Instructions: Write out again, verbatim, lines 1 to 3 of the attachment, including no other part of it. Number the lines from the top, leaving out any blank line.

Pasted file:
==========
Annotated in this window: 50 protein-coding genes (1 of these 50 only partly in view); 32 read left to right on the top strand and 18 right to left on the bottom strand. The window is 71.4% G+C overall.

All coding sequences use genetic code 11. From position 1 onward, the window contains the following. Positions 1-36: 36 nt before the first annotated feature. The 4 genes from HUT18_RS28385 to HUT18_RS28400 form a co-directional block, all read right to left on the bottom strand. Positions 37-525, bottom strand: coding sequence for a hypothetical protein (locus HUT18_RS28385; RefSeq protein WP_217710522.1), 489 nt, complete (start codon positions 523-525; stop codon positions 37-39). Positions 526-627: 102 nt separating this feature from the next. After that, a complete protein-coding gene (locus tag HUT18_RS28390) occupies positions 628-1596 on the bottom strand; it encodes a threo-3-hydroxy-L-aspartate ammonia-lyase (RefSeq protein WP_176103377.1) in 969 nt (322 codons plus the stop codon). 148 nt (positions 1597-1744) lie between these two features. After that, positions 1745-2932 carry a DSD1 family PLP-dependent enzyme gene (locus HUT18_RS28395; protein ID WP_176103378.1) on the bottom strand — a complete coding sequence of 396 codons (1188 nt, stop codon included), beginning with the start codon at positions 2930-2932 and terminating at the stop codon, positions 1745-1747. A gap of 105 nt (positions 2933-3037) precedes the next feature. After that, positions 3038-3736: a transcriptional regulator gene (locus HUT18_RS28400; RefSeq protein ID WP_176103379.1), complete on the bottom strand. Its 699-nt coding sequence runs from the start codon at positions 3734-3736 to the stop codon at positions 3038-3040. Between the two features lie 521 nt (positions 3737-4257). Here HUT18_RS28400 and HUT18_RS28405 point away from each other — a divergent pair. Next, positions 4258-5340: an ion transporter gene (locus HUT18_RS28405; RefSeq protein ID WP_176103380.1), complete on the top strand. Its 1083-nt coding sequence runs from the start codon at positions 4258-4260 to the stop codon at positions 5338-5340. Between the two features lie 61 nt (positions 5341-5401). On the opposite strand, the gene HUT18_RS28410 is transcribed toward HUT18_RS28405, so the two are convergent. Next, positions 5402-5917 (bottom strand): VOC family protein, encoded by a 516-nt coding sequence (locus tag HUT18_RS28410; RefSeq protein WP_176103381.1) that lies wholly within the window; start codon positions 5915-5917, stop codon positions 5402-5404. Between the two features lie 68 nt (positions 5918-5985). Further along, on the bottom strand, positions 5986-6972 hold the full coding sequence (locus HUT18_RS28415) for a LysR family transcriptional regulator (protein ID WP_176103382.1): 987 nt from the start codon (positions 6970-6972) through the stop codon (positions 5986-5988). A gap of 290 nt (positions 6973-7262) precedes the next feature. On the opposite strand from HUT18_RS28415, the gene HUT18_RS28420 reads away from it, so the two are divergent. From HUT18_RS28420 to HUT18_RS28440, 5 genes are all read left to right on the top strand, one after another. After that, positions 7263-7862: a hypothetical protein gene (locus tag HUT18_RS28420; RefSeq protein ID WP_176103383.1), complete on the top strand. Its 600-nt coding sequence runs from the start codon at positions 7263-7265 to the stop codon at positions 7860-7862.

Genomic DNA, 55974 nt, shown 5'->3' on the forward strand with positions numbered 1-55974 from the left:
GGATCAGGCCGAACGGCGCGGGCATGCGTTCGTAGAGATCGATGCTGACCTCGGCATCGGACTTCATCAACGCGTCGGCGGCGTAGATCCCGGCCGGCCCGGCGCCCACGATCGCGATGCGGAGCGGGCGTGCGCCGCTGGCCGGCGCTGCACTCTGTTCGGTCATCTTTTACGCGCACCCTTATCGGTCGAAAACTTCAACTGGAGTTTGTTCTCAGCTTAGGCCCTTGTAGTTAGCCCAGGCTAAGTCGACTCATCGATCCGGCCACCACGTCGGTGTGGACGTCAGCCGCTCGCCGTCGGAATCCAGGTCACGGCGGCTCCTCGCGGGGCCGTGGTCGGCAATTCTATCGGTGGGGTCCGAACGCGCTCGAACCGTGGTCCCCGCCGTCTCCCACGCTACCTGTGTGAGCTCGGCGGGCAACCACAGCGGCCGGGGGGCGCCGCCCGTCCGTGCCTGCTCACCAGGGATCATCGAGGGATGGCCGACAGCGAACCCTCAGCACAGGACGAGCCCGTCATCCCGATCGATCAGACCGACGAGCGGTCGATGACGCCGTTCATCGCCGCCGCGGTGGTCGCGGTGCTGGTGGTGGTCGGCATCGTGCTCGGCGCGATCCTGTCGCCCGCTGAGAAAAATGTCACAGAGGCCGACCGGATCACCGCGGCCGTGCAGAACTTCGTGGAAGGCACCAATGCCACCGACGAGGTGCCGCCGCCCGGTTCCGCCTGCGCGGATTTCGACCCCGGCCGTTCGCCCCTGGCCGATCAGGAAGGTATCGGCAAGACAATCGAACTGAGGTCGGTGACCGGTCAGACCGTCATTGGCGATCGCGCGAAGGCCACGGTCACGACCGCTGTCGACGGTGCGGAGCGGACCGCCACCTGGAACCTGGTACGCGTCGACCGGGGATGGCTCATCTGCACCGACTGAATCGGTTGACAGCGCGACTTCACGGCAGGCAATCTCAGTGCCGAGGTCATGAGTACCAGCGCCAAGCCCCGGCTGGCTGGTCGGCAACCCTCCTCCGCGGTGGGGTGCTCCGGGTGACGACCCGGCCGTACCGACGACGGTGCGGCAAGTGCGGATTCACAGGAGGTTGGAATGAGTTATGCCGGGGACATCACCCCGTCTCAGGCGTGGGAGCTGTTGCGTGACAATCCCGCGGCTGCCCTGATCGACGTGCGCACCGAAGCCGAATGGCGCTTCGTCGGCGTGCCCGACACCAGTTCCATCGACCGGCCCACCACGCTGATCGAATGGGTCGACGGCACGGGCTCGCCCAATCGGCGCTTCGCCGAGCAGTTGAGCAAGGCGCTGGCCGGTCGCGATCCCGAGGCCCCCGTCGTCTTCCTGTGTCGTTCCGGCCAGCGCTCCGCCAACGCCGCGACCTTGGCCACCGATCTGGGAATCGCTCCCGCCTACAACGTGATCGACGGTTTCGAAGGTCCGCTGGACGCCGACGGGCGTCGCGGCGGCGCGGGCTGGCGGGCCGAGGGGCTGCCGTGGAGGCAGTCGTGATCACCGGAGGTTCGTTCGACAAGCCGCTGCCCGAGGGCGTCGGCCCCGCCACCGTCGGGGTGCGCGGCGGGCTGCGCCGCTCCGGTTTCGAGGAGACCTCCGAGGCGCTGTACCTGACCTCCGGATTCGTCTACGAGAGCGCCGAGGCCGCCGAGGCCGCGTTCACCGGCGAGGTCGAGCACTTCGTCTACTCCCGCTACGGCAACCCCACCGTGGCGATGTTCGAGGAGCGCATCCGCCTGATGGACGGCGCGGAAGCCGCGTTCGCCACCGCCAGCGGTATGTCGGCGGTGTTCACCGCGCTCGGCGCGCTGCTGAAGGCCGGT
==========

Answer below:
Annotated in this window: 50 protein-coding genes (1 of these 50 only partly in view); 32 read left to right on the top strand and 18 right to left on the bottom strand. The window is 71.4% G+C overall.

All coding sequences use genetic code 11. From position 1 onward, the window contains the following. Positions 1-36: 36 nt before the first annotated feature. The 4 genes from HUT18_RS28385 to HUT18_RS28400 form a co-directional block, all read right to left on the bottom strand. Positions 37-525, bottom strand: coding sequence for a hypothetical protein (locus HUT18_RS28385; RefSeq protein WP_217710522.1), 489 nt, complete (start codon positions 523-525; stop codon positions 37-39). Positions 526-627: 102 nt separating this feature from the next. After that, a complete protein-coding gene (locus tag HUT18_RS28390) occupies positions 628-1596 on the bottom strand; it encodes a threo-3-hydroxy-L-aspartate ammonia-lyase (RefSeq protein WP_176103377.1) in 969 nt (322 codons plus the stop codon). 148 nt (positions 1597-1744) lie between these two features. After that, positions 1745-2932 carry a DSD1 family PLP-dependent enzyme gene (locus HUT18_RS28395; protein ID WP_176103378.1) on the bottom strand — a complete coding sequence of 396 codons (1188 nt, stop codon included), beginning with the start codon at positions 2930-2932 and terminating at the stop codon, positions 1745-1747. A gap of 105 nt (positions 2933-3037) precedes the next feature. After that, positions 3038-3736: a transcriptional regulator gene (locus HUT18_RS28400; RefSeq protein ID WP_176103379.1), complete on the bottom strand. Its 699-nt coding sequence runs from the start codon at positions 3734-3736 to the stop codon at positions 3038-3040. Between the two features lie 521 nt (positions 3737-4257). Here HUT18_RS28400 and HUT18_RS28405 point away from each other — a divergent pair. Next, positions 4258-5340: an ion transporter gene (locus HUT18_RS28405; RefSeq protein ID WP_176103380.1), complete on the top strand. Its 1083-nt coding sequence runs from the start codon at positions 4258-4260 to the stop codon at positions 5338-5340. Between the two features lie 61 nt (positions 5341-5401). On the opposite strand, the gene HUT18_RS28410 is transcribed toward HUT18_RS28405, so the two are convergent. Next, positions 5402-5917 (bottom strand): VOC family protein, encoded by a 516-nt coding sequence (locus tag HUT18_RS28410; RefSeq protein WP_176103381.1) that lies wholly within the window; start codon positions 5915-5917, stop codon positions 5402-5404. Between the two features lie 68 nt (positions 5918-5985). Further along, on the bottom strand, positions 5986-6972 hold the full coding sequence (locus HUT18_RS28415) for a LysR family transcriptional regulator (protein ID WP_176103382.1): 987 nt from the start codon (positions 6970-6972) through the stop codon (positions 5986-5988). A gap of 290 nt (positions 6973-7262) precedes the next feature. On the opposite strand from HUT18_RS28415, the gene HUT18_RS28420 reads away from it, so the two are divergent. From HUT18_RS28420 to HUT18_RS28440, 5 genes are all read left to right on the top strand, one after another. After that, positions 7263-7862: a hypothetical protein gene (locus tag HUT18_RS28420; RefSeq protein ID WP_176103383.1), complete on the top strand. Its 600-nt coding sequence runs from the start codon at positions 7263-7265 to the stop codon at positions 7860-7862.

Genomic DNA, 55974 nt, shown 5'->3' on the forward strand with positions numbered 1-55974 from the left: